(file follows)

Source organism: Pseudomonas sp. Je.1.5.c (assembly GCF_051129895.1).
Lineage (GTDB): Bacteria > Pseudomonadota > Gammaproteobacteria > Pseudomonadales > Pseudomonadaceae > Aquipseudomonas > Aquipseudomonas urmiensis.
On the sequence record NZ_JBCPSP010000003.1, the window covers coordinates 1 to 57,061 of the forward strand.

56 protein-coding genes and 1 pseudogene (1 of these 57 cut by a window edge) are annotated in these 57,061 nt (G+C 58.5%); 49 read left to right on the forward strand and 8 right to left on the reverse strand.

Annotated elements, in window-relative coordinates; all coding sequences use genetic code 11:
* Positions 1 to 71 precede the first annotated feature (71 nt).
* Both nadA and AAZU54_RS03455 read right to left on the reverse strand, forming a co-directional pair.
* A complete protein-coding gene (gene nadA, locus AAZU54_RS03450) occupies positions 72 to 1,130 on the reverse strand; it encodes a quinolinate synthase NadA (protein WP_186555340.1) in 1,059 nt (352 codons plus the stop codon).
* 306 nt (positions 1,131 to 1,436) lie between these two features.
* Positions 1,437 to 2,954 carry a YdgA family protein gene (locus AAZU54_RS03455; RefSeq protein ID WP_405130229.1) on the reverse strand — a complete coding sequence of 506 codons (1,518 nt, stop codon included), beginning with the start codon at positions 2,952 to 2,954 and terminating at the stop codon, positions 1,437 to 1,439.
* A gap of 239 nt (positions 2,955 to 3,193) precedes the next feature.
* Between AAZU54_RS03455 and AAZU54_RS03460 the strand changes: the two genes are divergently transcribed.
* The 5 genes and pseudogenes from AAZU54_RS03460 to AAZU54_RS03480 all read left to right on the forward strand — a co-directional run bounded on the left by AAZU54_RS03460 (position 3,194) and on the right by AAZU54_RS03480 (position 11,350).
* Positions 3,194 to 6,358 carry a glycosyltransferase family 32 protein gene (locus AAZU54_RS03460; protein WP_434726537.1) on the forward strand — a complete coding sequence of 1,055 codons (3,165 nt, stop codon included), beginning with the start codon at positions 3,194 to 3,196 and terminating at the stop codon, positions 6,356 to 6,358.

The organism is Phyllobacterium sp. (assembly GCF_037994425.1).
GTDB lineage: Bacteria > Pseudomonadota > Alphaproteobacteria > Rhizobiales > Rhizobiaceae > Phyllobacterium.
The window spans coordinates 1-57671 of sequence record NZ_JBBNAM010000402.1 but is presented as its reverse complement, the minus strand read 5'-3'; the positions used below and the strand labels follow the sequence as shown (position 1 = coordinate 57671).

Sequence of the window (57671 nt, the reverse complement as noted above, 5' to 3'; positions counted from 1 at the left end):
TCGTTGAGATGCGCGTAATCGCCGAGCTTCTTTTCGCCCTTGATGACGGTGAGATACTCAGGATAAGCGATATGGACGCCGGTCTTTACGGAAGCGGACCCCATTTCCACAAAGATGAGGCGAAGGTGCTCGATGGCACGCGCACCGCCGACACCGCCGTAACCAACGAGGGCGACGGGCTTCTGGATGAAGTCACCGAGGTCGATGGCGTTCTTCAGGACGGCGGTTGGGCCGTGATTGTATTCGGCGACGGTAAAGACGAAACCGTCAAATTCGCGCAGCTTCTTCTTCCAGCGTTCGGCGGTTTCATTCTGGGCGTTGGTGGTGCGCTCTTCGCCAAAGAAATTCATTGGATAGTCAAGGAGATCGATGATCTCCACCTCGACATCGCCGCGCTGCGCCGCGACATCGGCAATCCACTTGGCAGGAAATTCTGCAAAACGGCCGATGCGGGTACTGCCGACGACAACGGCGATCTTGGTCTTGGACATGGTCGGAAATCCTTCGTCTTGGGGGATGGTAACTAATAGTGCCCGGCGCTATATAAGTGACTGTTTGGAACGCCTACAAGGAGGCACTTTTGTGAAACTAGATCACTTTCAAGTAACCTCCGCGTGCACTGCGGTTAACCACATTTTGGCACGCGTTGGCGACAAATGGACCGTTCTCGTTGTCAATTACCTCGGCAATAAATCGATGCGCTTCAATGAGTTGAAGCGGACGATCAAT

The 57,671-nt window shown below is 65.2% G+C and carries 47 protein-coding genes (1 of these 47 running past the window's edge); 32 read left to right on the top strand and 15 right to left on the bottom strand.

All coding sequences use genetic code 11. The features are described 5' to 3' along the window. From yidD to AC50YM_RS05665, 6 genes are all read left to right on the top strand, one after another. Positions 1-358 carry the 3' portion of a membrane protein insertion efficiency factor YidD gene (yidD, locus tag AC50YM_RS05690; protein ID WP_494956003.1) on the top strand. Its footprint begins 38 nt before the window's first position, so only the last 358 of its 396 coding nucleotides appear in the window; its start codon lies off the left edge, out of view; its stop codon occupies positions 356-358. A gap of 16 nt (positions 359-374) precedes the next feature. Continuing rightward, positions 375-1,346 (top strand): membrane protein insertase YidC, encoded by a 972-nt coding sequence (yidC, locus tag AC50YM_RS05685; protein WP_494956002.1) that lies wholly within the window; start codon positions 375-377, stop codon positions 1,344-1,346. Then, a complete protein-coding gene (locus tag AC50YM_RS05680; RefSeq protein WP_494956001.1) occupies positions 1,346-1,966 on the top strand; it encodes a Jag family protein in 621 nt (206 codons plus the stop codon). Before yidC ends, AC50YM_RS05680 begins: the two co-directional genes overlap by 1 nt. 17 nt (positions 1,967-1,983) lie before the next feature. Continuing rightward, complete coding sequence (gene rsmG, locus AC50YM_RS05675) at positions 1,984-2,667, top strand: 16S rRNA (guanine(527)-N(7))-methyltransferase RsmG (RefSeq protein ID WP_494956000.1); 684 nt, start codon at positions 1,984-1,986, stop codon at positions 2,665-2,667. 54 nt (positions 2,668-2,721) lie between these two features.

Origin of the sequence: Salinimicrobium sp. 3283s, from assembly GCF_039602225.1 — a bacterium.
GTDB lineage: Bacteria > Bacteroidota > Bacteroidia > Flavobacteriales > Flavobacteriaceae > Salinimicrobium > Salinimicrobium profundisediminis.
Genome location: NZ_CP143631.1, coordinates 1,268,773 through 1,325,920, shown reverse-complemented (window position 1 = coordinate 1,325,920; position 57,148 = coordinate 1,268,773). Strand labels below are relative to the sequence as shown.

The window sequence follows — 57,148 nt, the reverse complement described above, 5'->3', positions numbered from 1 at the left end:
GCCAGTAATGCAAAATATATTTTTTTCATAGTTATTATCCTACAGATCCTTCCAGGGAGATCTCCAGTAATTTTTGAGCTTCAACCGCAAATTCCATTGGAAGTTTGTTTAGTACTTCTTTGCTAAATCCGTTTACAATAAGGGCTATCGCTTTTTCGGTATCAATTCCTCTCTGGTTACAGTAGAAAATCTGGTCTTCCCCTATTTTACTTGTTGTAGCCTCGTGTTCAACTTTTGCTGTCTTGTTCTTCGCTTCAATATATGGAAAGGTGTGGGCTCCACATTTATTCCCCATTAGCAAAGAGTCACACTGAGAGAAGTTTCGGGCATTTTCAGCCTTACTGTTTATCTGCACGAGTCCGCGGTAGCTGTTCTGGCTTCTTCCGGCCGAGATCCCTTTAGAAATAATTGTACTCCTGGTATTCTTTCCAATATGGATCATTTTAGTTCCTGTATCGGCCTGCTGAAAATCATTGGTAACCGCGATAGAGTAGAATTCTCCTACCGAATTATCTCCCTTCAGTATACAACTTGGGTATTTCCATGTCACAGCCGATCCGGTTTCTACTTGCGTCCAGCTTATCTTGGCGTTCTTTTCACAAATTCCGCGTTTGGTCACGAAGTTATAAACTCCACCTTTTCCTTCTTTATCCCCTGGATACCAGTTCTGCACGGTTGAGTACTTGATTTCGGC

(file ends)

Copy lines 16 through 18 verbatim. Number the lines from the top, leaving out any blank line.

GTDB lineage: Bacteria > Pseudomonadota > Alphaproteobacteria > Rhizobiales > Rhizobiaceae > Phyllobacterium.
The window spans coordinates 1-57671 of sequence record NZ_JBBNAM010000402.1 but is presented as its reverse complement, the minus strand read 5'-3'; the positions used below and the strand labels follow the sequence as shown (position 1 = coordinate 57671).

Sequence of the window (57671 nt, the reverse complement as noted above, 5' to 3'; positions counted from 1 at the left end):